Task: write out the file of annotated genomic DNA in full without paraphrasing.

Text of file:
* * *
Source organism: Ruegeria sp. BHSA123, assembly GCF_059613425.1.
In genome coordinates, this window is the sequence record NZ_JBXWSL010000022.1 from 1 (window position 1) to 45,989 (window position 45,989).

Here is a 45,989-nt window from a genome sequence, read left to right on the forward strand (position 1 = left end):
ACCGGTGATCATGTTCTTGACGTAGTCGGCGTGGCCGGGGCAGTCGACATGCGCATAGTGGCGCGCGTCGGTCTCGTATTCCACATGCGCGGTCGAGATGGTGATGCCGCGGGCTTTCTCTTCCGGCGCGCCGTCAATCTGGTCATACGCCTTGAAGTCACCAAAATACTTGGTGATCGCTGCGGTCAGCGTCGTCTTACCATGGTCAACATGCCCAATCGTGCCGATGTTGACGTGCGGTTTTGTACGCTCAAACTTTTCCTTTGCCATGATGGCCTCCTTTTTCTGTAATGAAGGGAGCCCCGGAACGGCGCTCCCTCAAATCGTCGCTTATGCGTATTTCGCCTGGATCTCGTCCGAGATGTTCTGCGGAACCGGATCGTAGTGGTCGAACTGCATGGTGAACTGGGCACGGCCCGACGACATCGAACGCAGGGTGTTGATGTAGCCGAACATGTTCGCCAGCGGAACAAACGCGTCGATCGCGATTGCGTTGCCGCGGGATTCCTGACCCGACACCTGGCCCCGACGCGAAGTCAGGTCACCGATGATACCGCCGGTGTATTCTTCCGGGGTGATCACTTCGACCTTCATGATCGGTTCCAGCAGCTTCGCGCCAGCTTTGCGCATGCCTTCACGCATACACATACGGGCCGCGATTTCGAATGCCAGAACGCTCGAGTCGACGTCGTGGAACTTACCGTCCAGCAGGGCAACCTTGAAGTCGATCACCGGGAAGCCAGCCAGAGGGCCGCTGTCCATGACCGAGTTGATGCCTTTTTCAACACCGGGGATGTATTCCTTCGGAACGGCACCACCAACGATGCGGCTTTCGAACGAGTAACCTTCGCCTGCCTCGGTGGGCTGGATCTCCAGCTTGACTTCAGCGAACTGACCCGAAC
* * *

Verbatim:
Source organism: Ruegeria sp. BHSA123, assembly GCF_059613425.1.
In genome coordinates, this window is the sequence record NZ_JBXWSL010000022.1 from 1 (window position 1) to 45,989 (window position 45,989).

Here is a 45,989-nt window from a genome sequence, read left to right on the forward strand (position 1 = left end):
ACCGGTGATCATGTTCTTGACGTAGTCGGCGTGGCCGGGGCAGTCGACATGCGCATAGTGGCGCGCGTCGGTCTCGTATTCCACATGCGCGGTCGAGATGGTGATGCCGCGGGCTTTCTCTTCCGGCGCGCCGTCAATCTGGTCATACGCCTTGAAGTCACCAAAATACTTGGTGATCGCTGCGGTCAGCGTCGTCTTACCATGGTCAACATGCCCAATCGTGCCGATGTTGACGTGCGGTTTTGTACGCTCAAACTTTTCCTTTGCCATGATGGCCTCCTTTTTCTGTAATGAAGGGAGCCCCGGAACGGCGCTCCCTCAAATCGTCGCTTATGCGTATTTCGCCTGGATCTCGTCCGAGATGTTCTGCGGAACCGGATCGTAGTGGTCGAACTGCATGGTGAACTGGGCACGGCCCGACGACATCGAACGCAGGGTGTTGATGTAGCCGAACATGTTCGCCAGCGGAACAAACGCGTCGATCGCGATTGCGTTGCCGCGGGATTCCTGACCCGACACCTGGCCCCGACGCGAAGTCAGGTCACCGATGATACCGCCGGTGTATTCTTCCGGGGTGATCACTTCGACCTTCATGATCGGTTCCAGCAGCTTCGCGCCAGCTTTGCGCATGCCTTCACGCATACACATACGGGCCGCGATTTCGAATGCCAGAACGCTCGAGTCGACGTCGTGGAACTTACCGTCCAGCAGGGCAACCTTGAAGTCGATCACCGGGAAGCCAGCCAGAGGGCCGCTGTCCATGACCGAGTTGATGCCTTTTTCAACACCGGGGATGTATTCCTTCGGAACGGCACCACCAACGATGCGGCTTTCGAACGAGTAACCTTCGCCTGCCTCGGTGGGCTGGATCTCCAGCTTGACTTCAGCGAACTGACCCGAAC